LOSS LEADERS: You won’t believe who the Michigan GOP is considering to lead their party

MICHIGAN LOSS LEADERS: You won't believe who the Michigan GOP is considering to lead their party

Failed Republican candidates for Michigan statewide office want to give losing another go.  Three 2022 midterm candidates who were backed by Trump — and all rejected by Michigan voters at the polls — think that they have what it takes to lead their state’s Republican Party.

Perhaps they mean to lead it into the ground.

Both Kristina Karamo, the election-denying GOP candidate for Secretary of State, and Matthew DePerno, who lost his bid to unseat Attorney General Dana Nessel, have announced plans to run to become chair of the Michigan Republican Party. Meanwhile, GOP gubernatorial loser Tudor Dixon is said to be “contemplating” a run.

The trio lost handily in November, but for some reason believe they’d be the best choice to put the state party on a winning track.

For the first time since the 1980s, Michigan has a Democrat trifecta – not only holding on to major statewide offices but flipping the legislature blue.

The position of GOP chair is an important one, and important to the success of the party in the state.

With the controversy surrounding Karamo, Dixon, and DePerno in their respective races, it may be difficult to convince the party that backing any one of them is a good move.

There’s also an internal battle brewing between the grassroots arm of the party and more centrist conservatives, Associated Press reported.

“This race is unique because it’s the fruition of the very long battle between grassroots elements and the so-called establishment,” said right-wing consultant, John Selleck.

“For the first time, this race is a choice between multiple MAGA candidates, meaning the grassroots may have finally taken over,” Selleck added.

Or maybe not.

While those in rural areas may be MAGA fanatics, the midterms were an indictment of the fringe elements of the party as moderate Republicans overwhelmingly rejected Trump-endorsed candidates who pushed conspiracy theories about a stolen election.

Dixon blamed the losses on the grassroots movement, something that Paul Cordes, the current Michigan GOP chief of staff, supports.

Cordes credits the “lack of high quality, substantive candidates and well-funded campaigns” as the main reasons for losing.

“Over the course of this cycle, the Michigan Republican Party operated within the political reality that President Trump was popular amongst our grassroots and a motivating factor for his supporters, but provided challenges on a statewide ballot, especially with independents and women in the midterm election,” Cordes wrote.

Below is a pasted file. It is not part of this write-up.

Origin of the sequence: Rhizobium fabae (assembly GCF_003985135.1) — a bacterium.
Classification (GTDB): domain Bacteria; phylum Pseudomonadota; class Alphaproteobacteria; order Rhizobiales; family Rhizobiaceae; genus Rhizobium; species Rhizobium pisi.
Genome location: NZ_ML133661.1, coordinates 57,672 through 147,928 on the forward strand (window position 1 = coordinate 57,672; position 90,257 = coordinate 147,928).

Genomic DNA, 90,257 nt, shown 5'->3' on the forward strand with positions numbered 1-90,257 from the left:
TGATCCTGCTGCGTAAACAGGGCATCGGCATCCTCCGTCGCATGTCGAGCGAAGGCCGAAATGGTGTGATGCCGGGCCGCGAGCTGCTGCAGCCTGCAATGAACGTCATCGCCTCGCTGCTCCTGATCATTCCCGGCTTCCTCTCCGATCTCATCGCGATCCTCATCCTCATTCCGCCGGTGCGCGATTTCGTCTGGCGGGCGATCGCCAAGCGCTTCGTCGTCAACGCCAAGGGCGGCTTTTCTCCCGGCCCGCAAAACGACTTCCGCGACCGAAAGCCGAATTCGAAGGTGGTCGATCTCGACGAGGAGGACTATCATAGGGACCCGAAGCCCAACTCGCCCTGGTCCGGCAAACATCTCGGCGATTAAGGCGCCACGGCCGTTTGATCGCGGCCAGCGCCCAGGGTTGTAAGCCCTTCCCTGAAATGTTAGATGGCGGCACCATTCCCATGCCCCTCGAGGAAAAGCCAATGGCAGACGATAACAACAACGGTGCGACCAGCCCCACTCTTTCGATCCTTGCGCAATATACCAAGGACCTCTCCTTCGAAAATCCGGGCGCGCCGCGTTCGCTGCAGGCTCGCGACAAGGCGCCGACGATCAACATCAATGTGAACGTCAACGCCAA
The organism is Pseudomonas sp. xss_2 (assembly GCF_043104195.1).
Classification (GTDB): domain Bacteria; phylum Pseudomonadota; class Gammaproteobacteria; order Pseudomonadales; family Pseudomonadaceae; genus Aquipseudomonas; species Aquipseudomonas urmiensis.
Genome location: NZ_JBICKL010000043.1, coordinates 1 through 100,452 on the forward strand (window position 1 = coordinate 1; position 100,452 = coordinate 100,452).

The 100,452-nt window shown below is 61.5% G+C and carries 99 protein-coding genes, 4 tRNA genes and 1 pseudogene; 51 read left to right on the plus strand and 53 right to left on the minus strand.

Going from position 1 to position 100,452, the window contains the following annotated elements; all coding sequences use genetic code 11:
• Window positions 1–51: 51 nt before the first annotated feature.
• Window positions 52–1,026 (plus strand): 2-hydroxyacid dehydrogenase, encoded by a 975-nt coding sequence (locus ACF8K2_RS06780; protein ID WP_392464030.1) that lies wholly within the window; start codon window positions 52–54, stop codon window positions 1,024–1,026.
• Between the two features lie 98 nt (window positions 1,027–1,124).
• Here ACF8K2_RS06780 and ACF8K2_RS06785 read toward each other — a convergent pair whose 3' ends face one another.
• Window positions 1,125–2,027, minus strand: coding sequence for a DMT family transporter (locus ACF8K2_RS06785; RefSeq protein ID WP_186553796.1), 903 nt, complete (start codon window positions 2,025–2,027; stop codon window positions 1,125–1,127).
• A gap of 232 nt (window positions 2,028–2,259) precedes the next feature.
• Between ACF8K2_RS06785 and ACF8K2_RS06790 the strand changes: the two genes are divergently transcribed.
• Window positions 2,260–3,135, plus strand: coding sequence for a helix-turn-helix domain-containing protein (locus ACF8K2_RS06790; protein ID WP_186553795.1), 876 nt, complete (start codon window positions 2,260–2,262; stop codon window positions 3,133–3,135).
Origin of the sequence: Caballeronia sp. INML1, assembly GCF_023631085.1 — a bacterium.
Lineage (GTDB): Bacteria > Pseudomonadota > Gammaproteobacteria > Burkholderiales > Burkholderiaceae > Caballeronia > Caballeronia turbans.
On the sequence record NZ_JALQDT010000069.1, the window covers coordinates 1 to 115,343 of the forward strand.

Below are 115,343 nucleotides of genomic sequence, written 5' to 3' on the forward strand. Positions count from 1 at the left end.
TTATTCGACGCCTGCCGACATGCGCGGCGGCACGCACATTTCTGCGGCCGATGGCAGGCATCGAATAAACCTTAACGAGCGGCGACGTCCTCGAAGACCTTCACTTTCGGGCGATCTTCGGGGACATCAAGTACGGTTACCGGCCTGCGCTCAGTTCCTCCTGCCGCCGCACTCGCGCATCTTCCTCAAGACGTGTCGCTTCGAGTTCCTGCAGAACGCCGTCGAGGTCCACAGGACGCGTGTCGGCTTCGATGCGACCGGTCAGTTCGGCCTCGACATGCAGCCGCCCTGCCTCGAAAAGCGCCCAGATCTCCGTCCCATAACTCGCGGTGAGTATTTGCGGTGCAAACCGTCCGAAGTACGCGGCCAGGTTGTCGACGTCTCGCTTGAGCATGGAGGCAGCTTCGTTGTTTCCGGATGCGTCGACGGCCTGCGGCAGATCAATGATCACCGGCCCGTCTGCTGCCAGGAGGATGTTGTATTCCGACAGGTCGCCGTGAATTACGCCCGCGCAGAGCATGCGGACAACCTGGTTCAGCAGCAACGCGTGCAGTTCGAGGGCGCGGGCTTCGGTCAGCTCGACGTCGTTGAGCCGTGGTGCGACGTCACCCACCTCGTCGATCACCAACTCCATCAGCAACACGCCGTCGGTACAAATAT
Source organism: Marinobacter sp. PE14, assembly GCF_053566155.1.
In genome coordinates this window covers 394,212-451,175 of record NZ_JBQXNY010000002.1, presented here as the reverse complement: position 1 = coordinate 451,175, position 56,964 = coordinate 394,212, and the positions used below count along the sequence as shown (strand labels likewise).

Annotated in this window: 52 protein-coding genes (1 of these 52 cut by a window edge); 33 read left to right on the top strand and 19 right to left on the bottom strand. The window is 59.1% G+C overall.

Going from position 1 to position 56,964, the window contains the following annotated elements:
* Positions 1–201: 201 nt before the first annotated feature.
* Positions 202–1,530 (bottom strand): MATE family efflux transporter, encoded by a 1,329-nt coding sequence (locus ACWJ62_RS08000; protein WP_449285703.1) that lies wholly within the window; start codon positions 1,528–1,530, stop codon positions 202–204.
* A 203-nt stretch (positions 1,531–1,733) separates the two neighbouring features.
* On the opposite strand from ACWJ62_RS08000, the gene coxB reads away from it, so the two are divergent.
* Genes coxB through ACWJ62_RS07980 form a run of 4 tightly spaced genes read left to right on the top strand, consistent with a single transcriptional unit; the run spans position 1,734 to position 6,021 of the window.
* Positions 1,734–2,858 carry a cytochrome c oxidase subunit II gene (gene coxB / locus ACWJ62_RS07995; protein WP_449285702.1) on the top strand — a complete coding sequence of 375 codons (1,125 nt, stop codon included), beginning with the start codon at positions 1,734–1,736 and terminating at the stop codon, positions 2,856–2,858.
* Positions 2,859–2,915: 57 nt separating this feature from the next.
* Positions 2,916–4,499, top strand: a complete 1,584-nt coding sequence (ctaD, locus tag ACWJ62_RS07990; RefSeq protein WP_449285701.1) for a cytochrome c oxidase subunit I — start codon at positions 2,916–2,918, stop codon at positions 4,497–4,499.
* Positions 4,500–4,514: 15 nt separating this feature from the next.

Karamo recently posted a statement on social media criticizing the Michigan Republican party, accusing it of being run like “mini-gangs instead of soldiers fighting for free.”

The community college professor also claimed the state is on the “precipice of tyranny, which voting alone will not be able to overcome.”

Voting could overcome Karamo’s predictions if one-third of the country wasn’t hell-bent on denying the 2020 election results and spreading conspiracies about the election being stolen in an attempt to undermine faith in the country’s democratic processes.

With current Michigan GOP Chair Ron Weiser stepping down, the new chair will be chosen during the February 18 convention by delegates themselves selected by their county precinct.

One of those delegates, Republican consultant Jamie Roe, had some harsh words for the wanna-be party chairs, saying “There’s no way on God’s earth that the donors of the state would entrust a DePerno or Karamo with the resources needed to regain power.”

“There will have to be something done outside the traditional structure,” she added.

DePerno thinks he has the “right stuff” to unite the centrist and grassroots arms of the party, citing donor support.

“The legacy donors, although they didn’t want to publicly support candidates that they thought were associated with Donald Trump, they did support me at least through third-party PACS,” DePerno said, according to the Associated Press.

What the former tax attorney conveniently leaves out is that his support from the ex-President wasn’t the only thing that may have had a hand in alienating voters and big-money donors.

DePerno ran a vicious campaign against his opponent Dana Nessel — frightening his opponent enough that she feared for her life. The Republican candidate for AG ran commercials demonizing Nessel and promising to “lock her up” if he was elected.

Before winning, Nessel said she may be forced to leave her home state of Michigan if she lost the race — all because of her opponent’s brutal verbal attacks.

DePerno is currently under investigation for his role in attempting to breach voting machines after the election. A special prosecutor was assigned to oversee the case — Nessel recused herself to avoid a conflict of interest.

While Karamo, Dixon, and DePerno have their sights set on the state’s top GOP spot, the battle may not be as easy to win as they think.

Michigan has a pretty centrist voting base, and if the midterms were any indication of where the people are looking — it’s to the future, not to the past.

The Republican party isn’t what it once was, and voters know it.

Democratic Pary chair Lavora Barnes thinks the discord within the GOP is a good thing for Democrats, saying it’s “The biggest gift the Republicans can give us is infighting within the state party and nominating candidates who are crazy and right of crazy.”

“I think that will help us hold the legislature going forward.”

Let’s hope that she’s right.

Original reporting by Joey Cappelletti at the Associated Press

Follow Ty Ross on Twitter @cooltxchick

Ty Ross

News journalist for Washington Press and Occupy Democrats.